An outdoors survival expert says water and shelter were key to staying alive for unexpected and lengthy times in the bush.
Cutting Edge Bushcraft's Ian Barnes says the weather that Shelley Crooks endured during her ordeal would have also made the experience even more difficult.
Crooks was found near a walking track by a tramper on the West Coast on Sunday, having not been seen since late December.
Police say hers is a remarkable survival story, and she was helped by her bush skills.
She only set out for four days but became disorientated and hurt her leg.
Barnes says her experience would have been extremely demanding as she would have tried to stay dry and light fires.
"You can last a long time without food so it's primarily if you have water and shelter you could last that long," he said. "Food issues are quite difficult in the New Zealand bush. It's been a mild summer but not dangerous temperatures."
However, the West Coast had endured "horrendous" weather during the six weeks Crooks was lost.
"It would have been extremely demanding just because lighting fires would have been very difficult unless you are very familiar with that environment."
The primary food sources on the West Coast were possums and eels. Vegetable supplies were extremely limited.
"Vegetable food supplies are very minimal in the New Zealand back country except in very specialist areas so basically it's protein - possums and eels."
He said a person could survive that long in the bush if they were able to conserve or use their energy wisely.
"Yeah, they would [survive] but survival means not being dead so basically if you're not using up more calories than you've got then you can keep ticking on. So if somebody sat quietly and meditated and preserved what they've got in terms of energy and warmth they would be okay.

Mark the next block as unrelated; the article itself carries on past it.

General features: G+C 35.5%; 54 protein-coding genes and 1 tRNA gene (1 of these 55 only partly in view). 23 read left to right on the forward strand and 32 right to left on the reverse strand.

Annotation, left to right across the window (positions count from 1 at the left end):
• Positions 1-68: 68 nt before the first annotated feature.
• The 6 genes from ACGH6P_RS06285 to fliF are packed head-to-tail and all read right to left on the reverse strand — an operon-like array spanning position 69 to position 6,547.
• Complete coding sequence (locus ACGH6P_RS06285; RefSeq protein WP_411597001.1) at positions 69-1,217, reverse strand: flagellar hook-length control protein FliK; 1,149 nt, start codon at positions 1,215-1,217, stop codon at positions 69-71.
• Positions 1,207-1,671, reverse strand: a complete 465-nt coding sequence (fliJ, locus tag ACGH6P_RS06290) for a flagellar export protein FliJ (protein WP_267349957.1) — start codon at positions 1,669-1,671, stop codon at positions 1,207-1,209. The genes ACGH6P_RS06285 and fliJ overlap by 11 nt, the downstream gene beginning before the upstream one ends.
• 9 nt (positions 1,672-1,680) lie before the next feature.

"It's when they run around and expend more energy then they could go down quite quickly, so that's the crucial thing, in how you respond to the situation."
Crooks was found on a track near Punakaiki, 45km north of Greymouth.
Her rescuer gave the mum-of-four food and water before running for help, and Crooks was flown by the West Coast Rescue Helicopter to Greymouth Hospital.
The 36-year-old is recovering well, and spoke to police yesterday, Greymouth Sergeant Michel Bloom said.
"This is a remarkable story of survival. Ms Crooks set out to do a four-day walk in the Mt Bovis area when she became disorientated and sustained a leg injury.
"She was well equipped and has extensive bush craft knowledge, enabling her to survive for six weeks as she attempted to slowly make her way out of the bush."
Crooks was grateful for those who aided in her rescue, he said.
"She wants to express her gratitude to the tramper who found her, and everyone involved in the search and rescue efforts to try and locate her.
"Police would also like to thank everyone who helped us in our efforts to try and find her over the past six weeks. We are ecstatic this has had a positive outcome."